Also Known For : Novelist, Writer
Birth Place : Oak Park, Illinois, United States of America
Died On : July 2, 1961
Zodiac Sign : Cancer
Ernest Hemingway Biography, Life, Interesting Facts
Ernest Hemingway was born on July 21st, 1899. His place of birth was in Cicero- (now present in Oak Park), Illinois. He is a celebrated novelist of the 20th century. In addition to his successful career, he is a Nobel Prize winner. His pinnacle of success came at a time when he released his book The Old Man and the Sea. Hemingway’s published books later became a significant influence on writers that came after him. He died in 1961 after committing suicide.
Born on July 21st, 1899, Ernest Hemingway was an American born novelist that rose to become one of the world’s preeminent writers of all time. He was born in Chicago suburbs to Clarence Edmonds Hemingway and Grace Hall Hemingway. His father worked as a physician while his mother was a musician. Both parents were highly respected in the Oak Park community.
During Hemingway’s high school period, his passion and skill for writing made him a sports writer for the school’s magazine called Trapeze and Tabula. Later on, he graduated and worked for Kansas City Star as a journalist. Here, he gained a writing experience that would play an essential role in his future writing style.
World War I
In 1918, there was a Red Cross recruitment going on, and Ernest Hemingway took the job as an ambulance driver. He worked as a driver for two months before getting injured while on duty. He was only 18 years of age while serving his country during the World War I. While recovering from the injuries that he faced; he fell in love with one of the nurses, Agnes von Kurowsky. The following year, the two had agreed to get married together before Agnes got engaged to another man.
When Ernest Hemingway was 20 years old, he returned to the U.S. where he later got employed in Toronto Star. Soon, he met Hadley Richardson; she was the woman that Hemingway thought of as his first wife. They got married and moved to Paris.
Back in the day, Paris was a location where the most exciting individuals lived. This accompanied by the low monetary exchange rate could be the reasons why Ernest Hemingway and his first wife resorted to living here. It is in Paris that Hemingway came in contact with renowned writers such as Ezra Pound, James Joyce, and Gertrude Stein. These were the individuals who were going to be influential in the career-life of Hemingway.
A few years after settling in Paris, Hemingway and Hadley got their first born son and named him John Hadley Nicanor Hemingway. This was in the year 1923. Two years later, Hemingway and his wife made a trip to a festival which would then become the basis for his debut novel, The Sun Also Rises.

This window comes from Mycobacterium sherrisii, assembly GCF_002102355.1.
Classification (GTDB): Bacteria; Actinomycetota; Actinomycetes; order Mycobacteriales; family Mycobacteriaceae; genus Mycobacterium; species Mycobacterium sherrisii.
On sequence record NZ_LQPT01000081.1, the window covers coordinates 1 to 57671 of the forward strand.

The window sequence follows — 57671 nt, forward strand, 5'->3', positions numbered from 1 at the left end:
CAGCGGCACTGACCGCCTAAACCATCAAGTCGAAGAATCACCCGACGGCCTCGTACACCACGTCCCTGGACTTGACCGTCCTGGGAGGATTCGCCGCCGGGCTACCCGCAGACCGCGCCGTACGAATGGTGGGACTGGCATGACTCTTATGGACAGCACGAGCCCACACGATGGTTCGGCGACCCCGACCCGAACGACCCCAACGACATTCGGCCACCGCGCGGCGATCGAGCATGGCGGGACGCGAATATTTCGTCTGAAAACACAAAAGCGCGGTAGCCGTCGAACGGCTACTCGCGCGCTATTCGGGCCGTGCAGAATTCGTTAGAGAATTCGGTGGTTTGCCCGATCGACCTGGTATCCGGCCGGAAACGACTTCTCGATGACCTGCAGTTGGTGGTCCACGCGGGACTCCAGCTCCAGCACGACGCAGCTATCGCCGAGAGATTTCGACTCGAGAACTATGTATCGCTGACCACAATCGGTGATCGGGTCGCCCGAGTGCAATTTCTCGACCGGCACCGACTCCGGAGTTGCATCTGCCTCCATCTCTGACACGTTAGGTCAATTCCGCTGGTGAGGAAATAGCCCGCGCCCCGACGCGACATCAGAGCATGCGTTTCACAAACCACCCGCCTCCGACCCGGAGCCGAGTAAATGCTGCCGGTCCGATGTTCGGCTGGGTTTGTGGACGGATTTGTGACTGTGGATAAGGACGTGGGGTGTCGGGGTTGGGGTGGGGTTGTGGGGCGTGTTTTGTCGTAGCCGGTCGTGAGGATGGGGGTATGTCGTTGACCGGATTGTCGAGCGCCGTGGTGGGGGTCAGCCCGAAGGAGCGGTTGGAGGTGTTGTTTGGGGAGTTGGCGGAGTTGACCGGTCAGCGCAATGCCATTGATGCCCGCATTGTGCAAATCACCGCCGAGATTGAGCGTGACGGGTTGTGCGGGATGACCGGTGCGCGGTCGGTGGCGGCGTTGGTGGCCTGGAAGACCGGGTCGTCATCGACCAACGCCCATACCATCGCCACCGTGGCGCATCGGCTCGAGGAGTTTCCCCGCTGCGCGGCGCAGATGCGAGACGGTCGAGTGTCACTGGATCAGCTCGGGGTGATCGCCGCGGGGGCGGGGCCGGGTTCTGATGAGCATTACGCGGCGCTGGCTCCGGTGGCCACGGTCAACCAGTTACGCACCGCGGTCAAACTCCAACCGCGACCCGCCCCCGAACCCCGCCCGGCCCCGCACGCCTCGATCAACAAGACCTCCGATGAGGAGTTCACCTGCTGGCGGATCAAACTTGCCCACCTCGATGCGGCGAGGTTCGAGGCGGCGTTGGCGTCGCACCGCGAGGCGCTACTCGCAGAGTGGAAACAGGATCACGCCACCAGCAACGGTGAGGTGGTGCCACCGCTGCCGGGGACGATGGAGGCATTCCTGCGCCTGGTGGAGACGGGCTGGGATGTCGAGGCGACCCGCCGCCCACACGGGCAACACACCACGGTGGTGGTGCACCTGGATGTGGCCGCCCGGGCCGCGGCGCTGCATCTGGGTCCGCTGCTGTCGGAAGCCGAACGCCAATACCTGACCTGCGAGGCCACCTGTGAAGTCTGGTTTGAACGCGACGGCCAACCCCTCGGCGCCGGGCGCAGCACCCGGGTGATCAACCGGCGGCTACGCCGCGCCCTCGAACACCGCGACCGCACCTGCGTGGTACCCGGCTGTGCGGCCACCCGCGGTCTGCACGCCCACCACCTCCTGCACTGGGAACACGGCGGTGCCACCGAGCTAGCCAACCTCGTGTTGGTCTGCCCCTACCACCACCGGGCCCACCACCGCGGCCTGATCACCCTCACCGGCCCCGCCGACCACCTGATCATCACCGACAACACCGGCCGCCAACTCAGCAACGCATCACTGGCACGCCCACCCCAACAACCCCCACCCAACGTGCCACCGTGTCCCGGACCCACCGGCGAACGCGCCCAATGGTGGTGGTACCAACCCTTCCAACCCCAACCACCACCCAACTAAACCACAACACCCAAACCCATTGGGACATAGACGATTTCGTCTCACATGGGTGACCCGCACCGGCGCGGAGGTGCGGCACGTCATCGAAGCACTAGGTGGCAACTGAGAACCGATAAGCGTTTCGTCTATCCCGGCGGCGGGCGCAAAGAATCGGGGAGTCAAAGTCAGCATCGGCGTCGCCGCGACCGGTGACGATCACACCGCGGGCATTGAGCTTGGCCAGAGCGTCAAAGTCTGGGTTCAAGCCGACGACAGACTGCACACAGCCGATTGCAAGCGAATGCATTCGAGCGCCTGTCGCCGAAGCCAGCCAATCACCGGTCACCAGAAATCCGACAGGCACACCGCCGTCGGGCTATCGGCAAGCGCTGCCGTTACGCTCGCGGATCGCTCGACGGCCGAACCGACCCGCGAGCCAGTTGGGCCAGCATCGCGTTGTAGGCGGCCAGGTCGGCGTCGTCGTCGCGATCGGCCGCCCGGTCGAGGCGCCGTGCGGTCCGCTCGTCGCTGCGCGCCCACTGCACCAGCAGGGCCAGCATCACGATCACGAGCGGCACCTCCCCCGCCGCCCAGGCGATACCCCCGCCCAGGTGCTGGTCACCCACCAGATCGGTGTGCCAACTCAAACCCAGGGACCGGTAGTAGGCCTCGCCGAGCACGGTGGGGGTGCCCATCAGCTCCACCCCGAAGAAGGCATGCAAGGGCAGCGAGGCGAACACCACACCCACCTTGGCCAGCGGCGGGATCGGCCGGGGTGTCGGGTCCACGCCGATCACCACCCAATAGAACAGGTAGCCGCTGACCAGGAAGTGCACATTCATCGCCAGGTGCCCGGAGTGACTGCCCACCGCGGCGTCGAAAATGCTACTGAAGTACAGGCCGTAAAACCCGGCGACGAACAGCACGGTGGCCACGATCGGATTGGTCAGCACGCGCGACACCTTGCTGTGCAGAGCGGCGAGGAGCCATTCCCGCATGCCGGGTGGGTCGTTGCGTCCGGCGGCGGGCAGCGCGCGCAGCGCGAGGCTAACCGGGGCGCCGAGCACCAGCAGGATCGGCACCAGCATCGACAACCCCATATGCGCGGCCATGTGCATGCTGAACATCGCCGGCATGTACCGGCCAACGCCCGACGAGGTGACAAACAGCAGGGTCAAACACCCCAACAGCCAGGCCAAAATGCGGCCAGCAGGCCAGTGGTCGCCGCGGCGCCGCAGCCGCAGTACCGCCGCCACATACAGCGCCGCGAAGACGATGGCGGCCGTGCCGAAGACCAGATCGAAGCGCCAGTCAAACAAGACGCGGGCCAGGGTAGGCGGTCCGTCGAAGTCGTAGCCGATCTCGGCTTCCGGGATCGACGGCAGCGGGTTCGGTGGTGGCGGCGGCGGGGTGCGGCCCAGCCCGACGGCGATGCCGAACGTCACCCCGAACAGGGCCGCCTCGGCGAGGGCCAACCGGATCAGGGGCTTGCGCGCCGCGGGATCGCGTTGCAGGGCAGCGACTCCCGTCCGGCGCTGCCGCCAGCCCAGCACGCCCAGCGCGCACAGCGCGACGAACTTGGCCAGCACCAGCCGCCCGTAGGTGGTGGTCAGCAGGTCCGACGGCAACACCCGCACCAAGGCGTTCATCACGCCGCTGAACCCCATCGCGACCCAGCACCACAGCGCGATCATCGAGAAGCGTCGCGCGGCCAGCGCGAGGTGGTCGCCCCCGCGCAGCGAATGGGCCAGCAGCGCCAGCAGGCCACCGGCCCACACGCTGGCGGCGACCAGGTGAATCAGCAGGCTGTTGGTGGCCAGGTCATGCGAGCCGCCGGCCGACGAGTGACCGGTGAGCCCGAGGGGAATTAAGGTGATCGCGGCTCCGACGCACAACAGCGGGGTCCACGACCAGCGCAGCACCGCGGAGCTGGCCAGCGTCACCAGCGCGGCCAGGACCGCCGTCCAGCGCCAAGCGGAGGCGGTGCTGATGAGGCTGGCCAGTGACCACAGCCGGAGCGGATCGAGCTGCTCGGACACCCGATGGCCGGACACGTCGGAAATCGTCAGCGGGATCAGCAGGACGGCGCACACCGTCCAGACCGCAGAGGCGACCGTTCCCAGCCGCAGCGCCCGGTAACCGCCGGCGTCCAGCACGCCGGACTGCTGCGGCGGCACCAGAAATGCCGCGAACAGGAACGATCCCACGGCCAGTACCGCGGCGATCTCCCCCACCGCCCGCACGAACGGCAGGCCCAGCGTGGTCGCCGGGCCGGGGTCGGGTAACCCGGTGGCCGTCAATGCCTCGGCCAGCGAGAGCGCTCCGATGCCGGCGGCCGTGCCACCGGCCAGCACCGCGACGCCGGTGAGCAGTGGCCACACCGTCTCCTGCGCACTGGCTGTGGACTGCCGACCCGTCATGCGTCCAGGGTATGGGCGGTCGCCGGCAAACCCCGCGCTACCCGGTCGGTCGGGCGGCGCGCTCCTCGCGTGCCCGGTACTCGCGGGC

Shortly after his first novel was published, the rumor was that Hemingway was having an affair with Pauline Pfeiffer. This led to the famous writer separating with his first wife. He later got married to Pauline Pfeiffer. During this period, he was working on releasing another book Men Without Women featuring short stories.
Soon after, Hemingway’s second wife got pregnant, and the two shifted back to America. In 1928, the couple was blessed with their first son, Patrick Hemingway after which they settled in Key West, Florida. Hemingway was not only celebrating the birth of his son, but he was also celebrating the completion of his famous book A Farewell to Armswich revolving around World War I.
During the 1930s, Ernest Hemingway spent most of his time touring and adventuring the world. He went to African and Spain to catch a glimpse of big-game hunting and bullfighting respectively. In 1937, he met Martha Gellhorn who would later become his third wife. It was during this period that he acquired his writing material for the upcoming novel Whom the Bell Tolls. The novel was a success and it was part of the Pulitzer Prize nominees.
Shortly after meeting Gellhorn, Hemingway divorced his second wife. He would spend time with her during the beginning to the end of World War II. He was the correspondent during the World War II whereby he also met his future wife, Mary Welsh, who was also a correspondent.
The Old Man and the Sea came in 1951, and this marked Hemingway’s pinnacle of success as a writer. It was his most acclaimed books he had written so far. The book’s success earned him Pulitzer Prizes that he was initially nominated for in his former book.
The last marriage that Ernest Hemingway had with Mary Welsh was the last one he had until his death in 1961. During his final years, he was depressed and that his health deteriorated. Some health conditions that he had initially been treated for were liver disease and high blood pressure. His mental health was also not up to par during the late stages of his life. On July 2nd, 1961, he committed suicide by shooting himself. He died at the age of 61.